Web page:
Patient and Health Professional experiences of reducing antidepressant medication as part of the REDUCE feasibility RCT
There is considerable concern about increasing antidepressant use in England. GPs are writing more than 60 million prescriptions a year, to around 1-in-10 adults. Some people need long-term antidepressants to stop them getting depressed, but a third-to-a-half could possibly stop them without relapsing. However, stopping can be difficult with some patients experiencing withdrawal symptoms, while others may be fearful that they will experience them. There are good reasons for proposing that antidepressants should not be continued long-term unless absolutely necessary, but patients can be fearful and cessation can be difficult. The NHS funded six-year REviewing long term antiDepressant Use by Careful monitoring in Everyday practice (REDUCE) research programme aims to identify feasible, safe, effective, and cost-effective ways of helping patients taking long-term antidepressants taper off and stop treatment, when appropriate. This Work Stream 4 (WS4) of the REDUCE programme aims to determine the feasibility of a randomised controlled trial of a web-based intervention which supports practitioners and guides patients on coming off antidepressants, together with telephone calls with psychological practitioners to support the patients through this process.
Semi-structured qualitative interviews were conducted with 18 patients and 10 health professionals currently taking part in the REDUCE study at different time points. Thematic analysis of these interviews is underway, and additional analysis is being conducted utilising Normalisation Process Theory (NPT).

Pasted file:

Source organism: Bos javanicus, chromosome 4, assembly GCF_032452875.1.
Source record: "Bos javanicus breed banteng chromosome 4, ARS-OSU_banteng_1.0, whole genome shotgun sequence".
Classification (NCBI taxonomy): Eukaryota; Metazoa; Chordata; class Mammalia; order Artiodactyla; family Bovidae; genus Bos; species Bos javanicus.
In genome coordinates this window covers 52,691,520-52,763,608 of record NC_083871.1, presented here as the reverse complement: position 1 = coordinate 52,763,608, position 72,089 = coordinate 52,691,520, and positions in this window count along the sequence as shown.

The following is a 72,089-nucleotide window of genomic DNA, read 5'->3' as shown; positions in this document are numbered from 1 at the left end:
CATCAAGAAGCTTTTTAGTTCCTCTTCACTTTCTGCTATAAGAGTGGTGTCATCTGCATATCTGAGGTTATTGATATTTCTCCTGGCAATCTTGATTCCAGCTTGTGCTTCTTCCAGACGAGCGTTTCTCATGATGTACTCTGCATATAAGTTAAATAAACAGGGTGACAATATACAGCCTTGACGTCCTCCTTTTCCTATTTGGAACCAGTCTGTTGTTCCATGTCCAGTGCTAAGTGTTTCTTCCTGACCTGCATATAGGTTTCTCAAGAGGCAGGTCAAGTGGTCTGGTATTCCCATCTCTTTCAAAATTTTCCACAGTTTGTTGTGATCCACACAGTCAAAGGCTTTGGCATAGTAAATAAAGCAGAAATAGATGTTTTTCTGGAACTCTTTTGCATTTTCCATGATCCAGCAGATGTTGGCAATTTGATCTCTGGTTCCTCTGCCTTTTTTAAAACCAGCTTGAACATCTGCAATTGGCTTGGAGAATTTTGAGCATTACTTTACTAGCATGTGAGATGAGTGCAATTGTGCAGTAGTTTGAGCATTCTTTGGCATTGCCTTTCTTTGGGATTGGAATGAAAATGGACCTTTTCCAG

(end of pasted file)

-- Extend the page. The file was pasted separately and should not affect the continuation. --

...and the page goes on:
A summary of findings will be reported at the conference. Early analysis suggests a positive response to the study from both patients and health professionals and that recruitment methods have worked well. Health professionals report that GP time and patient continuity were the main barriers to recruitment. Patients reported that taking part in the study resulted in improved motivation and confidence to stop antidepressants by providing the opportunity to ‘think about’ their medication and improve self-awareness. Some participants have also suggested that they were surprised at how easy cessation could be, and that the programme enabled a safe and guided approach to stopping. However, patients randomised to the control arm expressed some disappointment at the lack of support to taper off and stop antidepressant use.
Findings from this study have contributed to improving the REDUCE intervention website, provision of phone call support, and study recruitment for the full RCT. Further NPT analysis will inform how implementation of the REDUCE intervention works in practice and how this can be improved and implemented in the next REDUCE programme Work Stream (WS5, full RCT).